Sometimes kids don’t behave. This is when having great moms who give other great moms time to parent their kids is handy. Usually, a few minutes with mom straightens most kids out. Sometimes moms think their kid’s behavior is not that bad or big of a deal. I will tell you, if other moms are glancing at you and muttering, it is not okay that your child is acting the way he is at that moment. It is tough when it is your child misbehaving (been there, done that) and it is tough when you are waiting on another Mom to straighten out the behavior of her child (been there, done that).
Overall, I have enjoyed doing trips as a group. I get to go places that may not let a single family go. If the group is big enough, we get discount tickets. My kids get to socialize with other homeschoolers with similar religious beliefs. I get to have conversations with adults (yay!).
If you are thinking of doing field trips with a group, I have a few suggestions. First, have a written policy stating the expectations of Moms and children. Your group needs to decide which rules they are willing to follow and enforce. Our group has a policy that a parent must be with their children throughout the field trips. Occasionally, if a parent needs to go nurse a baby, she will leave her kids with a trusted parent in the group. Once, we had a family emergency and another parent who knew the kids well took the responsibility of watching the children. This is extremely rare because we have a policy you cannot drop off children. Why? Liability and behavior. If anything bad happens, our group is not going to be legally responsible for the child. Second, if the child misbehaves and has to be corrected, who does it? What do you do if the child continues to misbehave? Some parents do not want you to discipline their child under any circumstances. Parents need to parent. Field trips are not babysitting services.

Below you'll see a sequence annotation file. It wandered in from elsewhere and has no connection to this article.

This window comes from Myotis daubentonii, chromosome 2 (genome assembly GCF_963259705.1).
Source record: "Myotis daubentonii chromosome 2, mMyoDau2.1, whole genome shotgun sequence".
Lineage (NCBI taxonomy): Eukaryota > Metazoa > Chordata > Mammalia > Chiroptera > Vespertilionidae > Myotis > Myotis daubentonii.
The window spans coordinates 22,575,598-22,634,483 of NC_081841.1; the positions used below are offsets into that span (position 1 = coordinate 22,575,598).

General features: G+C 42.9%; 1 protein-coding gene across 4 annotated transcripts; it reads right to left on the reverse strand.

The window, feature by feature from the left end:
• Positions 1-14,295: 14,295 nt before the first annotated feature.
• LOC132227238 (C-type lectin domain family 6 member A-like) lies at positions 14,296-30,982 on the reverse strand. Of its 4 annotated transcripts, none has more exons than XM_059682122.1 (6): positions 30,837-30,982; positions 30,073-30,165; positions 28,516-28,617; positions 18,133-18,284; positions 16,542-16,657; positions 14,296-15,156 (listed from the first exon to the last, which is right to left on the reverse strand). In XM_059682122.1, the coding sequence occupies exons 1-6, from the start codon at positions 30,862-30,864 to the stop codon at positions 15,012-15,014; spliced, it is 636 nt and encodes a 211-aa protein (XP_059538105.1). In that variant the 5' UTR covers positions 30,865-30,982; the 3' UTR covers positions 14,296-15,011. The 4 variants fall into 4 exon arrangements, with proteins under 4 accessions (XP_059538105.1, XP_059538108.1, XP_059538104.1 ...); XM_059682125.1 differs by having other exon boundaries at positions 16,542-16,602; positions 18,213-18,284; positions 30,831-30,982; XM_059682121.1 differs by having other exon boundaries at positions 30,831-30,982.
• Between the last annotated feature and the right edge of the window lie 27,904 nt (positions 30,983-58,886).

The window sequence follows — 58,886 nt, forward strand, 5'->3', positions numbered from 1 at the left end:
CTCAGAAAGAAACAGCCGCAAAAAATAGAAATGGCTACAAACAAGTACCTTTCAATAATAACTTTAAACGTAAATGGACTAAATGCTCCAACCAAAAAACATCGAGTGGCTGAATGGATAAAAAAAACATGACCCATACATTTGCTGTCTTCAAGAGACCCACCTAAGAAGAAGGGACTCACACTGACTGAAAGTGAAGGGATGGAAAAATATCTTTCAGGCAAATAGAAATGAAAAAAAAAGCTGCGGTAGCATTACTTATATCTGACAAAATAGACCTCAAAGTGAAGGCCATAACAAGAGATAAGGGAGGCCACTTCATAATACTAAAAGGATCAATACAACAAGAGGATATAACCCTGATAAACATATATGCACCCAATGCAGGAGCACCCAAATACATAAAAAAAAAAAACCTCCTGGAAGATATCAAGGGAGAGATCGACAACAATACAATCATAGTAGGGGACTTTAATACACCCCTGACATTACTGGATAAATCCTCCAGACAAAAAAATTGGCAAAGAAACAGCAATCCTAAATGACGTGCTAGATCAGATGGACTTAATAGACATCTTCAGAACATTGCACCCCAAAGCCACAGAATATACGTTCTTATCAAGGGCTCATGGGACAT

Our group has a policy about attire. We want children and parents to dress modestly. We rarely have an issue with this because our group requires its members to sign a Christian Statement of Faith to even join. Thus, we have a common spiritual background and moral/clothing issues are minor.
We added a new policy this year. We require no children of any age have access to cell phones or other electronic devices during field trips. We observed several students not participating and staying glued to their electronic devices. One of the most important part of field trips is the social interaction. You can’t do that if you are glued to electronics. Furthermore, we are aware of how easily children, even homeschool children, are exposed to pornography, sexually explicit messages, and sexual predators. The number one way sexual predators reach into homes is through electronic devices owned by the family. The second most common way they enter the home is through devices of friends and relatives. It is easier and safer to not allow them so we don’t have to “check” devices.
I strongly encourage all homeschoolers to join a homeschool support group. Field trips are just one of the many benefits of being loosely connected. The minor loss of freedom for a field trip policy is far outweighed by the benefits of seeing and experiencing your local community with likeminded people. Spending time with them and making memories enhances your life and hopefully expands your circle of friends.
I have a question,
Are you part of a homeschool group?
Do you do field trips with a group?
What have been good group field trips?